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DeepMind cofounder Mustafa Suleyman leaves for Google
„After a wonderful decade at DeepMind, I’m very excited to announce that I’ll be joining @Kent_Walker, @JeffDean and the fantastic team at Google to work on opportunities &
Google and parent company Alphabet are increasingly incorporating DeepMind’s AI work into their other divisions, thanks in large part to Suleyman’s efforts, he said.
„Mustafa played a key role over the past decade helping to get DeepMind off the ground, and launched a series of innovative collaborations with Google to reduce energy consumption in data centres, improve Android battery performance, optimise Google Play, and find ways to improve the lives of patients, nurses and doctors alike,“
Two years ago, that division was found to have improperly obtained access to the health records of 1.6 million UK patients.
Google DeepMind gamifies memory with its latest AI work
Over time, you realize the mistake even before disaster strikes. Likewise, you know over years when you made the wrong choice, like choosing to become a manager at Best Buy rather than a pro-ball player, the latter of which would have made you so much more fulfilled. That second problem, how a sense of consequence develops over long stretches, is the subject of recent work by Google's DeepMind unit.
The authors of the paper, 'Optimizing agent behavior over long time scales by transporting value,' which was published November 19th in Nature Magazine's Nature Communications imprint, are Chia-Chun Hung, Timothy Lillicrap, Josh Abramson, Yan Wu, Mehdi Mirza, Federico Carnevale, Arun Ahuja, and Greg Wayne, all with Google's DeepMind unit. The point of departure for the game is something called 'long-term credit assignment,' which is the ability of people to figure out the utility of some action they take now based on what may be the consequences of that action long into the future — the Best Buy manager-versus-athlete example.
And Allen Newell and Marvin Minsky, two luminaries of the first wave of AI, both explored it. Of course, AI programs have a form of action-taking that is based on actions and consequences, called 'reinforcement learning,' but it has sever limitations, in particular, the fact it can't make correlations over long time scales the way it seems people are doing with long-term credit assignment. 'Humans and animals evidence behaviors that state-of-the-art (model-free) deep RL cannot yet simulate behaviorally,' write Hung and colleagues.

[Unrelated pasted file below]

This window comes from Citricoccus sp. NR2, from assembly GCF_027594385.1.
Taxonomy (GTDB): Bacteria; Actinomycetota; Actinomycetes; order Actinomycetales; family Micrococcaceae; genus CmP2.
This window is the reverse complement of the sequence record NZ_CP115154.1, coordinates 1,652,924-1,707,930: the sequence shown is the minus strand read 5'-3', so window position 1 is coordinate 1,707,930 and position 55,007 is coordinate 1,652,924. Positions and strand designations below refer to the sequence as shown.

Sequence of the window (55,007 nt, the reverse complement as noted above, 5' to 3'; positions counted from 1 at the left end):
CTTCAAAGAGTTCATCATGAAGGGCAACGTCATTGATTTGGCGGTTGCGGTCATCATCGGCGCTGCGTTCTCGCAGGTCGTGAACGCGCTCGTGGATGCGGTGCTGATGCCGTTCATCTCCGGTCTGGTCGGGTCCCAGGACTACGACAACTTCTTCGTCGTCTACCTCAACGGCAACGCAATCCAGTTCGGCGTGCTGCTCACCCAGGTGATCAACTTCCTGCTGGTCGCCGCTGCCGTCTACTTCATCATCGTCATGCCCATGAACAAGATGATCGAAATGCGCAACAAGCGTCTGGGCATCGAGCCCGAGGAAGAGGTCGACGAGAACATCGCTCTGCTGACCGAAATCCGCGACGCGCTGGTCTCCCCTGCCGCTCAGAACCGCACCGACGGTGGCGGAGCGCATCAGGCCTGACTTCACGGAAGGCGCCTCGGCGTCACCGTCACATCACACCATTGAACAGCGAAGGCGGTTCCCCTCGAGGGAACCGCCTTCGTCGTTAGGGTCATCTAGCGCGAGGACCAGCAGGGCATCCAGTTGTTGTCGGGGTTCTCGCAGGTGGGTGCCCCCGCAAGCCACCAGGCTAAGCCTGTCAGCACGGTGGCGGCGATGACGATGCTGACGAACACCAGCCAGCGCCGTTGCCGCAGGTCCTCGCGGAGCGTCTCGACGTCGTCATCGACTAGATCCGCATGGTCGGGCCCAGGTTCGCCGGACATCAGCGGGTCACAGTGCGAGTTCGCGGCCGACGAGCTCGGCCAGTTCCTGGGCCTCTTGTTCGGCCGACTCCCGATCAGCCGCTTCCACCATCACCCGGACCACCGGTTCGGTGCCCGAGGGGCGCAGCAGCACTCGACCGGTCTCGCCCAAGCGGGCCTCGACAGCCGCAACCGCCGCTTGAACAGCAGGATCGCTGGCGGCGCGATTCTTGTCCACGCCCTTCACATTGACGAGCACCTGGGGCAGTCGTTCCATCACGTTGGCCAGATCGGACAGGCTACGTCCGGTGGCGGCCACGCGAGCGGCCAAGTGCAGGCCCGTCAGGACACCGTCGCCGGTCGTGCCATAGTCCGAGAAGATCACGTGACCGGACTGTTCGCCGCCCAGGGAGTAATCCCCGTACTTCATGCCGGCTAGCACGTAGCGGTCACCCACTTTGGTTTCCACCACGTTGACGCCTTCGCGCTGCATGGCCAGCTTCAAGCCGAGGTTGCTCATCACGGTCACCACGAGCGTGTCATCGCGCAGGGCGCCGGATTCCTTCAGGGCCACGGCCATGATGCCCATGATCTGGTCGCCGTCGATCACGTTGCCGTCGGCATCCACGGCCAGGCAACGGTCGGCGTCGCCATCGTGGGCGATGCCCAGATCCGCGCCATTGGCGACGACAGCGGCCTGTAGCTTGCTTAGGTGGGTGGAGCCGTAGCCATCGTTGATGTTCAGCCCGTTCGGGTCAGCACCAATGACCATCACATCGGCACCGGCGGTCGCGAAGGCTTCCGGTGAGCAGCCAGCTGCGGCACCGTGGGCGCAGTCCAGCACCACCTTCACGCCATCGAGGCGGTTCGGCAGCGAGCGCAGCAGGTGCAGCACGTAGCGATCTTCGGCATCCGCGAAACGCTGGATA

In particular, 'much behavior and learning takes place in the absence of immediate reward or direct feedback' in humans, it appears. DeepMind's version of reinforcement learning that uses 'temporal value transport' to send a signal from reward backward, to shape actions, does better than alternative forms of neural networks.
It uses those signals to shape actions at the beginning of the funnel, a kind of feedback loop. Also: Google's StarCraft II victory shows AI improves via diversity, invention, not reflexes They made a game of it, in other words. They take simulated worlds, maps of rooms like you see in video games such as Quake and Doom, the kind of simulated environment that has become familiar in training of artificial agents.
The NMT was a way to make a computer search memory registers based not on explicit instructions but based simply on gradient descent in a deep learning network — in other words, learning the function by which to store and retrieve specific data. The authors, Hung and colleagues, now take the approach of the NMT and, in a sense, bolt it onto normal RL.
Why StarCraft is the Perfect Battle Ground for Testing Artificial Intelligence
DeepMind, an offshoot of Google's parent company, debuted a computer program in January capable of beating professional players at one of the world's toughest video games.
StarCraft is a military science fiction franchise set in a universe rife with conflict, where armies of opponents face off to become the most powerful.
On its face, the video game has the standard hallmarks of its fantasy counterparts: strife in a post-apocalyptic world, a race to make yourself the most powerful opponent and a battle to defeat your enemies.
But instead of controlling a single first-person shooter agent, as in games like Halo or Overwatch, players manage a whole economy of builders, fighters and defense systems that work symbiotically to keep them from losing.